As president, Biden has made stopping and controlling the pandemic and the multi-trillion-dollar Build Back Better spending bills the primary focus of the few speeches he’s given. He rarely if ever mentions what he plans to do to combat the violent crime epidemic.   

The public easily spots the lack of focus, the lack of a plan. ABC News finds that just 36 percent of Americans approve of Biden’s handling of crime. And according to a Rasmussen poll, 89 percent of likely voters say crime will only get worse. That’s a direct indictment of the president and his strategy on the crisis.

2021 grade on crime: D

COVID-19: The year that was supposed to be a good one for the country (and by extension for the president) has ended in awful fashion. Positive COVID-19 cases are shattering records. Lines for testing extend blocks and even miles in the cold of the holiday season.

At this point, there is no good excuse for this president and his administration on testing. They had almost a year to prepare for a winter holiday surge everyone saw coming. Instead, they focused their energy on the multi-trillion-dollar Build Back Better bill.



And the excuse from Biden and Harris? They claim they didn’t see this variant coming so fast.


It’s the Taliban of COVID variants, with omicron moving too quickly for this administration to get ahead of. They were caught flat-footed in Afghanistan (grade: F) when the Taliban took Kabul before this administration even knew what had happened. Now they’ve been caught flat-footed on omicron.

Polling now shows the president down 20 points from his high based on his handling of this virus, a virus he said he would “control” and “stop” (his words as a candidate). 

The old rule from sales to politics remains the same: underpromise and overdeliver. The president did the opposite of that here.

2021 grade on COVID-19: C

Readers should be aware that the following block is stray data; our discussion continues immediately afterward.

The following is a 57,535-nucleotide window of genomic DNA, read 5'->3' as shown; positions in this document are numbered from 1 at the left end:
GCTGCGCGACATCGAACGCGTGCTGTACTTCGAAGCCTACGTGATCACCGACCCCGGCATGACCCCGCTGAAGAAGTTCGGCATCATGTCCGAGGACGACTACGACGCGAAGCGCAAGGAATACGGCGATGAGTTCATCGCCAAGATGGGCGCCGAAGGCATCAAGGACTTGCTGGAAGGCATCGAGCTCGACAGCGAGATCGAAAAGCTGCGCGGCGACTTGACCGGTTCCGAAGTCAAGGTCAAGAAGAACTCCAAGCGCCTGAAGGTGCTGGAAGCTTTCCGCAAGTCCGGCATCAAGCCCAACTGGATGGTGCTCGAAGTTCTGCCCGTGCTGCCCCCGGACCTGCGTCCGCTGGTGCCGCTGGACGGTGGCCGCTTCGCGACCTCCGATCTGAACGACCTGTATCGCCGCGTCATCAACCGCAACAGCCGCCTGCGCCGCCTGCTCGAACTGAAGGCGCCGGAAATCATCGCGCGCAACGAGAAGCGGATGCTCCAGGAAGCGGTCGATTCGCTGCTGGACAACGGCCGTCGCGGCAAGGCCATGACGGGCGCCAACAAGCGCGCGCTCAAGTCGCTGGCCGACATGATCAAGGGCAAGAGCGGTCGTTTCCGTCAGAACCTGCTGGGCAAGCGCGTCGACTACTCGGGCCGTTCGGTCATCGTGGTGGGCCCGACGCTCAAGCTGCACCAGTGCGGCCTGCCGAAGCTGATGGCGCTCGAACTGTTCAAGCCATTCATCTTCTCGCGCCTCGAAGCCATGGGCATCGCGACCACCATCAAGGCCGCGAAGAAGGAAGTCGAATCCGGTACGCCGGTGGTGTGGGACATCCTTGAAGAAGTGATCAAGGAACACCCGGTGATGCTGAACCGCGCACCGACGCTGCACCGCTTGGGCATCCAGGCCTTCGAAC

Border/immigration: More than two million migrants entered this country illegally in 2021. Kamala Harris, who was tasked with addressing the crisis, has been missing in action and almost never speaks about it. Border officials are overwhelmed. Democratic lawmakers in border states are demanding the federal government and particularly the vice president do more to stem the never-ending tide but can’t even get a response. Result: The administration is consistently polling in the 20s on immigration and the border. 

2021 grade on the border/immigration: F

As for 2022, things will likely only get worse for Joe Biden and Democrats as a whole. 

Build Back Better is essentially dead. The party is in the throes of what appears to be a civil war. Most Democrats don’t even want Biden to seek a second term, while the House will surely go back to the GOP, which needs to flip only five seats.

The Senate, currently 50/50, will also likely flip, given the president’s toxic coattails and the state of the economy and crime. 

Overall, Joe Biden is showing he won in 2020 not because he’s Joe Biden but because he wasn’t Sen. Bernie Sanders (I-Vt.) and he wasn’t Donald Trump. 

And given that the first year of any president’s first term is often his most productive, his most positive, it’ll likely only get uglier from here. 

Joe Concha is a media and politics columnist.

Tags Bernie Sanders Biden approval rating Donald Trump immigration crisis Jen Psaki Joe Biden Pete Buttigieg Presidency of Joe Biden president's handling of COVID-19 Ron Klain